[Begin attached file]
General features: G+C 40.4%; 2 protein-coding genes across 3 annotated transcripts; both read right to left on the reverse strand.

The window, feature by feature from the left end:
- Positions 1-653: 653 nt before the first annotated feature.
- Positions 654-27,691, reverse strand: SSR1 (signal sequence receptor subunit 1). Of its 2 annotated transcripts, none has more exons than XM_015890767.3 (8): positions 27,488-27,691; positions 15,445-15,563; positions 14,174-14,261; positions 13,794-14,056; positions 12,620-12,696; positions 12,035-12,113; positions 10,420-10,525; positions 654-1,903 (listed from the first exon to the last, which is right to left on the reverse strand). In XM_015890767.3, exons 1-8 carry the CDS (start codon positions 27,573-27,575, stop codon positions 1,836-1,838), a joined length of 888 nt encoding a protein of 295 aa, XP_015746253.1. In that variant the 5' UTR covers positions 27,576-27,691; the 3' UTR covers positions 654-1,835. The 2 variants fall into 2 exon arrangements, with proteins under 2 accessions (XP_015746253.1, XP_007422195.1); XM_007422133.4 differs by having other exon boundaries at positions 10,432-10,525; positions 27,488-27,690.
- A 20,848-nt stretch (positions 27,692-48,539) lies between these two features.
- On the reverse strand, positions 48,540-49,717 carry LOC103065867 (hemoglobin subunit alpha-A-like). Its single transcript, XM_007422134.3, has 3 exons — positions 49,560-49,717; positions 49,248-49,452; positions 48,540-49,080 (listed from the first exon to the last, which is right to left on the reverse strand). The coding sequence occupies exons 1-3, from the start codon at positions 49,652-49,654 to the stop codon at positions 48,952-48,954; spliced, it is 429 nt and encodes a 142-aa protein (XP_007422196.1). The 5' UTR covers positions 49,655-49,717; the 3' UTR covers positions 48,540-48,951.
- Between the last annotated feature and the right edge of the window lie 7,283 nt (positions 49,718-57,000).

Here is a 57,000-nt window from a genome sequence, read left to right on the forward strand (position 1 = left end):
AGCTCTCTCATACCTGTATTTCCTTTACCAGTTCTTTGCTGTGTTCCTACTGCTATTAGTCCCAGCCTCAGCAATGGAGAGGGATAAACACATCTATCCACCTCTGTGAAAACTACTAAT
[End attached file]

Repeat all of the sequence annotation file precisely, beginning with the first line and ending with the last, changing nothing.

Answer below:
General features: G+C 40.4%; 2 protein-coding genes across 3 annotated transcripts; both read right to left on the reverse strand.

The window, feature by feature from the left end:
- Positions 1-653: 653 nt before the first annotated feature.
- Positions 654-27,691, reverse strand: SSR1 (signal sequence receptor subunit 1). Of its 2 annotated transcripts, none has more exons than XM_015890767.3 (8): positions 27,488-27,691; positions 15,445-15,563; positions 14,174-14,261; positions 13,794-14,056; positions 12,620-12,696; positions 12,035-12,113; positions 10,420-10,525; positions 654-1,903 (listed from the first exon to the last, which is right to left on the reverse strand). In XM_015890767.3, exons 1-8 carry the CDS (start codon positions 27,573-27,575, stop codon positions 1,836-1,838), a joined length of 888 nt encoding a protein of 295 aa, XP_015746253.1. In that variant the 5' UTR covers positions 27,576-27,691; the 3' UTR covers positions 654-1,835. The 2 variants fall into 2 exon arrangements, with proteins under 2 accessions (XP_015746253.1, XP_007422195.1); XM_007422133.4 differs by having other exon boundaries at positions 10,432-10,525; positions 27,488-27,690.
- A 20,848-nt stretch (positions 27,692-48,539) lies between these two features.
- On the reverse strand, positions 48,540-49,717 carry LOC103065867 (hemoglobin subunit alpha-A-like). Its single transcript, XM_007422134.3, has 3 exons — positions 49,560-49,717; positions 49,248-49,452; positions 48,540-49,080 (listed from the first exon to the last, which is right to left on the reverse strand). The coding sequence occupies exons 1-3, from the start codon at positions 49,652-49,654 to the stop codon at positions 48,952-48,954; spliced, it is 429 nt and encodes a 142-aa protein (XP_007422196.1). The 5' UTR covers positions 49,655-49,717; the 3' UTR covers positions 48,540-48,951.
- Between the last annotated feature and the right edge of the window lie 7,283 nt (positions 49,718-57,000).

Here is a 57,000-nt window from a genome sequence, read left to right on the forward strand (position 1 = left end):
AGCTCTCTCATACCTGTATTTCCTTTACCAGTTCTTTGCTGTGTTCCTACTGCTATTAGTCCCAGCCTCAGCAATGGAGAGGGATAAACACATCTATCCACCTCTGTGAAAACTACTAAT